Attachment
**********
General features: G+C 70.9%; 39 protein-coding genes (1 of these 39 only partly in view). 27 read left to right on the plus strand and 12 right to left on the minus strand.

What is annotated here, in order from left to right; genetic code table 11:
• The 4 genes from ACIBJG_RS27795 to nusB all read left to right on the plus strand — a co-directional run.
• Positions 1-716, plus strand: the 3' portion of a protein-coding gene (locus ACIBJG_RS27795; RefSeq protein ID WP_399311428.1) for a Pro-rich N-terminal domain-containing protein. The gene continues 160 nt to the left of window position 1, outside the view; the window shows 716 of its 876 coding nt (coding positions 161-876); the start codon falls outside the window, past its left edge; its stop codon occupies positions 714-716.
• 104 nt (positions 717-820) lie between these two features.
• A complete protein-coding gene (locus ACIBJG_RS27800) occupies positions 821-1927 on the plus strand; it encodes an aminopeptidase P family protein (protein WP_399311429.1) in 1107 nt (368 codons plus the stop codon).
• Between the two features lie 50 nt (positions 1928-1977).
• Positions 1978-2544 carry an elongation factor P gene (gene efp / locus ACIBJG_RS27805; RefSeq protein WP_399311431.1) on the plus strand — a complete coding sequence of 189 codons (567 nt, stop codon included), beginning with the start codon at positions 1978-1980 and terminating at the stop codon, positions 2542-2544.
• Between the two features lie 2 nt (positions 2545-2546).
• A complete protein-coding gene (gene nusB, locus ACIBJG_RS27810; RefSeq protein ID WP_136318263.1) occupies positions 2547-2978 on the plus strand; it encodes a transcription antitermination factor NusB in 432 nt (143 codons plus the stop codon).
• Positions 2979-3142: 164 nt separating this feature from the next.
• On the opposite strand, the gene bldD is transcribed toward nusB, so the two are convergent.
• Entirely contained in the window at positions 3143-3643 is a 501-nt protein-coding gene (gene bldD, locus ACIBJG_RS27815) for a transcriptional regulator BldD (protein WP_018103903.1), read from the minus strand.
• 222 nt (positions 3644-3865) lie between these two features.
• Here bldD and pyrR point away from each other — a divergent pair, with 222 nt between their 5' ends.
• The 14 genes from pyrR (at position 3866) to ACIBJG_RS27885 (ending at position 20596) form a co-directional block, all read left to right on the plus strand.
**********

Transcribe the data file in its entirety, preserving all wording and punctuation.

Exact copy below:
General features: G+C 70.9%; 39 protein-coding genes (1 of these 39 only partly in view). 27 read left to right on the plus strand and 12 right to left on the minus strand.

What is annotated here, in order from left to right; genetic code table 11:
• The 4 genes from ACIBJG_RS27795 to nusB all read left to right on the plus strand — a co-directional run.
• Positions 1-716, plus strand: the 3' portion of a protein-coding gene (locus ACIBJG_RS27795; RefSeq protein ID WP_399311428.1) for a Pro-rich N-terminal domain-containing protein. The gene continues 160 nt to the left of window position 1, outside the view; the window shows 716 of its 876 coding nt (coding positions 161-876); the start codon falls outside the window, past its left edge; its stop codon occupies positions 714-716.
• 104 nt (positions 717-820) lie between these two features.
• A complete protein-coding gene (locus ACIBJG_RS27800) occupies positions 821-1927 on the plus strand; it encodes an aminopeptidase P family protein (protein WP_399311429.1) in 1107 nt (368 codons plus the stop codon).
• Between the two features lie 50 nt (positions 1928-1977).
• Positions 1978-2544 carry an elongation factor P gene (gene efp / locus ACIBJG_RS27805; RefSeq protein WP_399311431.1) on the plus strand — a complete coding sequence of 189 codons (567 nt, stop codon included), beginning with the start codon at positions 1978-1980 and terminating at the stop codon, positions 2542-2544.
• Between the two features lie 2 nt (positions 2545-2546).
• A complete protein-coding gene (gene nusB, locus ACIBJG_RS27810; RefSeq protein ID WP_136318263.1) occupies positions 2547-2978 on the plus strand; it encodes a transcription antitermination factor NusB in 432 nt (143 codons plus the stop codon).
• Positions 2979-3142: 164 nt separating this feature from the next.
• On the opposite strand, the gene bldD is transcribed toward nusB, so the two are convergent.
• Entirely contained in the window at positions 3143-3643 is a 501-nt protein-coding gene (gene bldD, locus ACIBJG_RS27815) for a transcriptional regulator BldD (protein WP_018103903.1), read from the minus strand.
• 222 nt (positions 3644-3865) lie between these two features.
• Here bldD and pyrR point away from each other — a divergent pair, with 222 nt between their 5' ends.
• The 14 genes from pyrR (at position 3866) to ACIBJG_RS27885 (ending at position 20596) form a co-directional block, all read left to right on the plus strand.